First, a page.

Making Eggs-In-A-Hole? Don't Waste Bread – Turn The Cutout Into Grilled Cheese

Egg in a hole — or, if you prefer a more artistic appellation, egg in a frame — is one of those breakfast standbys that's so easy that you don't even need a recipe, although numerous TikTokers, as well as big names like the Pioneer Woman, will still try to share theirs with you. While a recipe may be superfluous for anything so simple, there are still numerous tips, tricks, and tweaks that can turn this egg dish into something even more fun, such as one where you swap out the bread for a bagel. (A donut would also work if you're into sweet and savory breakfast combos.)

One idea we particularly like, since we're big on reducing food waste, is that of re-purposing that bit of bread that you cut out of the middle in order to provide a hole (or frame) for the egg. Sure, you can always store it in a bag in the freezer with other leftover bread pieces until you have enough to make croutons, bread pudding, or stuffing, but if you want to make use of it right away, we suggest melting some cheese on it to make a grilled cheese sandwich. In fact, if your pan is big enough, you can cook that little lagniappe right alongside the egg-in-toast.

Should your grilled cheese be open or closed?

If you're making two eggs in a hole, one TikTok video shows that the cutout bread is perfect for enclosing a Babybel cheese. Sandwich the Babybel between the bread circles, then pinch the edges to seal it into something resembling a DIY Uncrustable. Fry it up while playing peppy music to get the full TikTok experience.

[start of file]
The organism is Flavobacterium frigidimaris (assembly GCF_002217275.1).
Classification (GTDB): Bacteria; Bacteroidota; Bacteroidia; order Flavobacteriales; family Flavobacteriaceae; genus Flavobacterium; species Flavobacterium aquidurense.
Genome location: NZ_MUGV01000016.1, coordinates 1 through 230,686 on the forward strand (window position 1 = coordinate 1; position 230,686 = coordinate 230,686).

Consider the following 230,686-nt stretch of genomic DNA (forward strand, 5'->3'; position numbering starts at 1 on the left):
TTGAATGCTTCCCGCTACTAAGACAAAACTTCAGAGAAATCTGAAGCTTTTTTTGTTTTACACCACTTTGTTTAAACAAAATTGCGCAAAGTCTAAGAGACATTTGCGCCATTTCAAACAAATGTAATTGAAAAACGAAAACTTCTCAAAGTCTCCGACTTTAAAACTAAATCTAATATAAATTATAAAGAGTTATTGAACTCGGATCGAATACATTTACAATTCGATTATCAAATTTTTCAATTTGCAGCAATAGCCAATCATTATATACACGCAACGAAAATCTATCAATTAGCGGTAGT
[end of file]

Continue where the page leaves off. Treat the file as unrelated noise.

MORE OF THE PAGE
If you're cooking just a single egg, here's a grilled cheese idea that's even more fun: Top that bread piece with any cheese you choose and pan-fry it until the cheese melts and the bottom is toasty. Use this round cheesy toast as a topper on your egg, and voila! You now have an egg with a hat, which was the name given to what is purported to be the first published recipe for an egg cooked inside a piece of bread.

While some sources credit this recipe to Fannie Farmer's 1896 "The Boston Cooking School Cook Book," it seems no such recipe appears in the digitized edition (or at least not under the name "egg with a hat"). Instead, it shows up in a revised edition published in 1950, so the credit should probably go to Farmer's posthumous collaborator Wilma Lord Perkins. Nor is it the first appearance of such a dish — in the 1941 movie "Moon Over Miami," it was called gashouse eggs. No matter its origin, egg in a hat still makes for a cute name and a tasty way to cheese up your eggs and toast.